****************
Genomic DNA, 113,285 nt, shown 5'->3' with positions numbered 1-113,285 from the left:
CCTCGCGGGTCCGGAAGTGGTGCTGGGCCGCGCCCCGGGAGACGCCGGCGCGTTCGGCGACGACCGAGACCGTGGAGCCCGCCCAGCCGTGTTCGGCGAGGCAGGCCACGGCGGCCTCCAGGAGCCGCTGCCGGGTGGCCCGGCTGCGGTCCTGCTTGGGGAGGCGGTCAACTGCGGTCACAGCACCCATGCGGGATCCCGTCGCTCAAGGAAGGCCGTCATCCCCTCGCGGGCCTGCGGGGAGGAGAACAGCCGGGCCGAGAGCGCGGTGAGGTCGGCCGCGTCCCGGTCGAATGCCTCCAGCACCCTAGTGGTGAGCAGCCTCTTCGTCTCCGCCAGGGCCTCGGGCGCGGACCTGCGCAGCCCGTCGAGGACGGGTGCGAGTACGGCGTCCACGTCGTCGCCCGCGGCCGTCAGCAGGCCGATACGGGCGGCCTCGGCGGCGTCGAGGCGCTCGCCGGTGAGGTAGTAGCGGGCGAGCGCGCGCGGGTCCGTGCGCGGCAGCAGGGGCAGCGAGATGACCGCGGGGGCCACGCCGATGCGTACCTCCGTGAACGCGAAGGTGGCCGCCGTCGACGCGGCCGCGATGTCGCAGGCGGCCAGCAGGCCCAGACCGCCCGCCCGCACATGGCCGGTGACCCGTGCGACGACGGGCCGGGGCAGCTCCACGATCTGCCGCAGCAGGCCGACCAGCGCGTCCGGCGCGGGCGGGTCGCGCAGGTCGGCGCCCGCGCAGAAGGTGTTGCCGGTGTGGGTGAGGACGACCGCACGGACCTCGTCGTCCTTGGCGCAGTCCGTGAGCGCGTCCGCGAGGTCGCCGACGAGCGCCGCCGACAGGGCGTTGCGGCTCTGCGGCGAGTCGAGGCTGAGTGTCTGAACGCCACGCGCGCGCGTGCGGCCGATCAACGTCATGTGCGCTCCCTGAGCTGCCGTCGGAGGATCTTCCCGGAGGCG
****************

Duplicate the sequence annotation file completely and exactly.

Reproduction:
Genomic DNA, 113,285 nt, shown 5'->3' with positions numbered 1-113,285 from the left:
CCTCGCGGGTCCGGAAGTGGTGCTGGGCCGCGCCCCGGGAGACGCCGGCGCGTTCGGCGACGACCGAGACCGTGGAGCCCGCCCAGCCGTGTTCGGCGAGGCAGGCCACGGCGGCCTCCAGGAGCCGCTGCCGGGTGGCCCGGCTGCGGTCCTGCTTGGGGAGGCGGTCAACTGCGGTCACAGCACCCATGCGGGATCCCGTCGCTCAAGGAAGGCCGTCATCCCCTCGCGGGCCTGCGGGGAGGAGAACAGCCGGGCCGAGAGCGCGGTGAGGTCGGCCGCGTCCCGGTCGAATGCCTCCAGCACCCTAGTGGTGAGCAGCCTCTTCGTCTCCGCCAGGGCCTCGGGCGCGGACCTGCGCAGCCCGTCGAGGACGGGTGCGAGTACGGCGTCCACGTCGTCGCCCGCGGCCGTCAGCAGGCCGATACGGGCGGCCTCGGCGGCGTCGAGGCGCTCGCCGGTGAGGTAGTAGCGGGCGAGCGCGCGCGGGTCCGTGCGCGGCAGCAGGGGCAGCGAGATGACCGCGGGGGCCACGCCGATGCGTACCTCCGTGAACGCGAAGGTGGCCGCCGTCGACGCGGCCGCGATGTCGCAGGCGGCCAGCAGGCCCAGACCGCCCGCCCGCACATGGCCGGTGACCCGTGCGACGACGGGCCGGGGCAGCTCCACGATCTGCCGCAGCAGGCCGACCAGCGCGTCCGGCGCGGGCGGGTCGCGCAGGTCGGCGCCCGCGCAGAAGGTGTTGCCGGTGTGGGTGAGGACGACCGCACGGACCTCGTCGTCCTTGGCGCAGTCCGTGAGCGCGTCCGCGAGGTCGCCGACGAGCGCCGCCGACAGGGCGTTGCGGCTCTGCGGCGAGTCGAGGCTGAGTGTCTGAACGCCACGCGCGCGCGTGCGGCCGATCAACGTCATGTGCGCTCCCTGAGCTGCCGTCGGAGGATCTTCCCGGAGGCG